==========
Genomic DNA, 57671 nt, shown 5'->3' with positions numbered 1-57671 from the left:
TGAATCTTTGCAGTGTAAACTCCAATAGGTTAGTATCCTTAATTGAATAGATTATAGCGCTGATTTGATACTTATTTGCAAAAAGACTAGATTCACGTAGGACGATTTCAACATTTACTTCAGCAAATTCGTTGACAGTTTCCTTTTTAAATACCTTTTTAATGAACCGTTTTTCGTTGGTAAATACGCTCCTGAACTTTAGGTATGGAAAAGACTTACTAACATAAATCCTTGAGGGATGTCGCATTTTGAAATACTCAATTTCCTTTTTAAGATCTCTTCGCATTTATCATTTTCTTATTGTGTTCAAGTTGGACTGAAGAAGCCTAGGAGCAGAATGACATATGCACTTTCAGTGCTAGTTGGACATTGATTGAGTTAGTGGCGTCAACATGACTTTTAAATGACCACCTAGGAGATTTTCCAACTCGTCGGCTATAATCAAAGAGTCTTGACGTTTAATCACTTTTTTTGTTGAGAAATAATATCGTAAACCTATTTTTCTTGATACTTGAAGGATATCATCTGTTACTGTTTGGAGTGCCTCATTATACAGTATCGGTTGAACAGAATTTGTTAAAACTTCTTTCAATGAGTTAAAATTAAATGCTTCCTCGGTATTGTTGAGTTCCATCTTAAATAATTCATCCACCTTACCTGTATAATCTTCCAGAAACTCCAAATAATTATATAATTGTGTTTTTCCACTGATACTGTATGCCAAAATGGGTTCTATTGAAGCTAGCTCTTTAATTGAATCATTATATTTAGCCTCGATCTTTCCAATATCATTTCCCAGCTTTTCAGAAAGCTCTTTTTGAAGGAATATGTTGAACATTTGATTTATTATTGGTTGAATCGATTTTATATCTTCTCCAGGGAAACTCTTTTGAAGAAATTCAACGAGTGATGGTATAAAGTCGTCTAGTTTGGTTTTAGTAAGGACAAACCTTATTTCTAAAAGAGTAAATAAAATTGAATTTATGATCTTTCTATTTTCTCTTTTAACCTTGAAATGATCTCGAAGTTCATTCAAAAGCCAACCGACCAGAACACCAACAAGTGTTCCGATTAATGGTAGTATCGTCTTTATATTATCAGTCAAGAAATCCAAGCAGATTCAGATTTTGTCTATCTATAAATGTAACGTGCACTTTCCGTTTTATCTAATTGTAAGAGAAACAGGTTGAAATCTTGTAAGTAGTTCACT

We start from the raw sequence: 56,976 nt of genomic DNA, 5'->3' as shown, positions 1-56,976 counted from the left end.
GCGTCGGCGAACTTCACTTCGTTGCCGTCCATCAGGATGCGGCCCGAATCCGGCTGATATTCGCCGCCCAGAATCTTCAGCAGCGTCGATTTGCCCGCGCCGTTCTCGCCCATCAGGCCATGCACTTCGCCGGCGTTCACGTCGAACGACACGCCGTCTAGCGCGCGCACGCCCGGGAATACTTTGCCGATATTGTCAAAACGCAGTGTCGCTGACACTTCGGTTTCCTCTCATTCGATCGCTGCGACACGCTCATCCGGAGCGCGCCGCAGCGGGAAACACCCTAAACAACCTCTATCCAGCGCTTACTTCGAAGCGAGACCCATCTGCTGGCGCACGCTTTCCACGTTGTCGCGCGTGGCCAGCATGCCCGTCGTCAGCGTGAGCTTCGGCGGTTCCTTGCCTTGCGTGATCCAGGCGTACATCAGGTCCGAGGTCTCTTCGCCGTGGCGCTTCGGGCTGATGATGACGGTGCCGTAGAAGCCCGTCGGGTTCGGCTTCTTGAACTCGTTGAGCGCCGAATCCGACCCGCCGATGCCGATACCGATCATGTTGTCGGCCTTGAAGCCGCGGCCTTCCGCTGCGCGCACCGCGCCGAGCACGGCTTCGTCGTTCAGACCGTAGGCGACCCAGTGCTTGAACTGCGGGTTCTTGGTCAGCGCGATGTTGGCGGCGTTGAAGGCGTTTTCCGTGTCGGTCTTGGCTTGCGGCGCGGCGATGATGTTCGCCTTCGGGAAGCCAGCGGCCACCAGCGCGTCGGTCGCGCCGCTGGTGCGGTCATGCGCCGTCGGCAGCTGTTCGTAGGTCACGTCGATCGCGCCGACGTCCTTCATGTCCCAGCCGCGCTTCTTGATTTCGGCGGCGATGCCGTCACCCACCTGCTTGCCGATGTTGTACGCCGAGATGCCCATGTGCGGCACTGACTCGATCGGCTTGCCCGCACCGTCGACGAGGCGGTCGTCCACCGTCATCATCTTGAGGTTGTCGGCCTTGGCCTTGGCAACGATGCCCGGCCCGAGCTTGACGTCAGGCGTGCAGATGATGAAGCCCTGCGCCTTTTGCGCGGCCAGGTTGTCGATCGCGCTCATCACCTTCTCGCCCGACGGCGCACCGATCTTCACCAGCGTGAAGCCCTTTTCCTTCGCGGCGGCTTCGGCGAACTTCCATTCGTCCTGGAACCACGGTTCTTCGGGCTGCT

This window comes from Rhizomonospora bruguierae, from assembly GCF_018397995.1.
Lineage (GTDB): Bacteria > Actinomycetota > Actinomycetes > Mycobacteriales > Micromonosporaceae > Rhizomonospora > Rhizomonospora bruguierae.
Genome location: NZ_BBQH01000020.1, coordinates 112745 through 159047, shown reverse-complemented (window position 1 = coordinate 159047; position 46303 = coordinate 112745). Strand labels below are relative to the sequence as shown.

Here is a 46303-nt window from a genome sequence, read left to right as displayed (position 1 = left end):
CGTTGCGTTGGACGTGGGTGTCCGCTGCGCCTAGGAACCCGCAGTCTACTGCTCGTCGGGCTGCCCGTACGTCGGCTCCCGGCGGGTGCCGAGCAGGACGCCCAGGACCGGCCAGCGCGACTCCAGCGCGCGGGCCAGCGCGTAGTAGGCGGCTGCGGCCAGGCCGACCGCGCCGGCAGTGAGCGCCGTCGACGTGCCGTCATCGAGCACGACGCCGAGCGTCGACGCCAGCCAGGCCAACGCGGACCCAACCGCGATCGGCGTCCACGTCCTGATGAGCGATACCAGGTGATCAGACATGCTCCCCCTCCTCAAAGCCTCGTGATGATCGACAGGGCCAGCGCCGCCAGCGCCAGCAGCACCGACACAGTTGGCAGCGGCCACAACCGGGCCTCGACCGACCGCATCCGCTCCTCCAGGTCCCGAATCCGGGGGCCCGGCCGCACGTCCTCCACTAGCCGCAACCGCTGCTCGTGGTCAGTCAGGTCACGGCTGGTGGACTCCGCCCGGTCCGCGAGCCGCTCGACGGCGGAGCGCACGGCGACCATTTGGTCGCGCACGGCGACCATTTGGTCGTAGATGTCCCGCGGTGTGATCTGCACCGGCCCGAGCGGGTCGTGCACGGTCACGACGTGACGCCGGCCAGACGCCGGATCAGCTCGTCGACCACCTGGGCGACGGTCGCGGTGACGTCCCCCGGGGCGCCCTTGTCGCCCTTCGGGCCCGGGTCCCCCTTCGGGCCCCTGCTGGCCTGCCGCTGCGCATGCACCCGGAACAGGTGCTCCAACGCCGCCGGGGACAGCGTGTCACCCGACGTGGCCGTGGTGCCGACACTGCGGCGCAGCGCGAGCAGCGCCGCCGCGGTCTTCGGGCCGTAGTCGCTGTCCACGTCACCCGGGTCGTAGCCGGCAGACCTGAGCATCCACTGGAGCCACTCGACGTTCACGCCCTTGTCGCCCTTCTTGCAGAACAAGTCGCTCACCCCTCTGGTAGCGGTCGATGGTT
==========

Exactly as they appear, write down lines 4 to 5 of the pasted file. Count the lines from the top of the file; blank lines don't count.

GCGTCGGCGAACTTCACTTCGTTGCCGTCCATCAGGATGCGGCCCGAATCCGGCTGATATTCGCCGCCCAGAATCTTCAGCAGCGTCGATTTGCCCGCGCCGTTCTCGCCCATCAGGCCATGCACTTCGCCGGCGTTCACGTCGAACGACACGCCGTCTAGCGCGCGCACGCCCGGGAATACTTTGCCGATATTGTCAAAACGCAGTGTCGCTGACACTTCGGTTTCCTCTCATTCGATCGCTGCGACACGCTCATCCGGAGCGCGCCGCAGCGGGAAACACCCTAAACAACCTCTATCCAGCGCTTACTTCGAAGCGAGACCCATCTGCTGGCGCACGCTTTCCACGTTGTCGCGCGTGGCCAGCATGCCCGTCGTCAGCGTGAGCTTCGGCGGTTCCTTGCCTTGCGTGATCCAGGCGTACATCAGGTCCGAGGTCTCTTCGCCGTGGCGCTTCGGGCTGATGATGACGGTGCCGTAGAAGCCCGTCGGGTTCGGCTTCTTGAACTCGTTGAGCGCCGAATCCGACCCGCCGATGCCGATACCGATCATGTTGTCGGCCTTGAAGCCGCGGCCTTCCGCTGCGCGCACCGCGCCGAGCACGGCTTCGTCGTTCAGACCGTAGGCGACCCAGTGCTTGAACTGCGGGTTCTTGGTCAGCGCGATGTTGGCGGCGTTGAAGGCGTTTTCCGTGTCGGTCTTGGCTTGCGGCGCGGCGATGATGTTCGCCTTCGGGAAGCCAGCGGCCACCAGCGCGTCGGTCGCGCCGCTGGTGCGGTCATGCGCCGTCGGCAGCTGTTCGTAGGTCACGTCGATCGCGCCGACGTCCTTCATGTCCCAGCCGCGCTTCTTGATTTCGGCGGCGATGCCGTCACCCACCTGCTTGCCGATGTTGTACGCCGAGATGCCCATGTGCGGCACTGACTCGATCGGCTTGCCCGCACCGTCGACGAGGCGGTCGTCCACCGTCATCATCTTGAGGTTGTCGGCCTTGGCCTTGGCAACGATGCCCGGCCCGAGCTTGACGTCAGGCGTGCAGATGATGAAGCCCTGCGCCTTTTGCGCGGCCAGGTTGTCGATCGCGCTCATCACCTTCTCGCCCGACGGCGCACCGATCTTCACCAGCGTGAAGCCCTTTTCCTTCGCGGCGGCTTCGGCGAACTTCCATTCGTCCTGGAACCACGGTTCTTCGGGCTGCT

This window comes from Rhizomonospora bruguierae, from assembly GCF_018397995.1.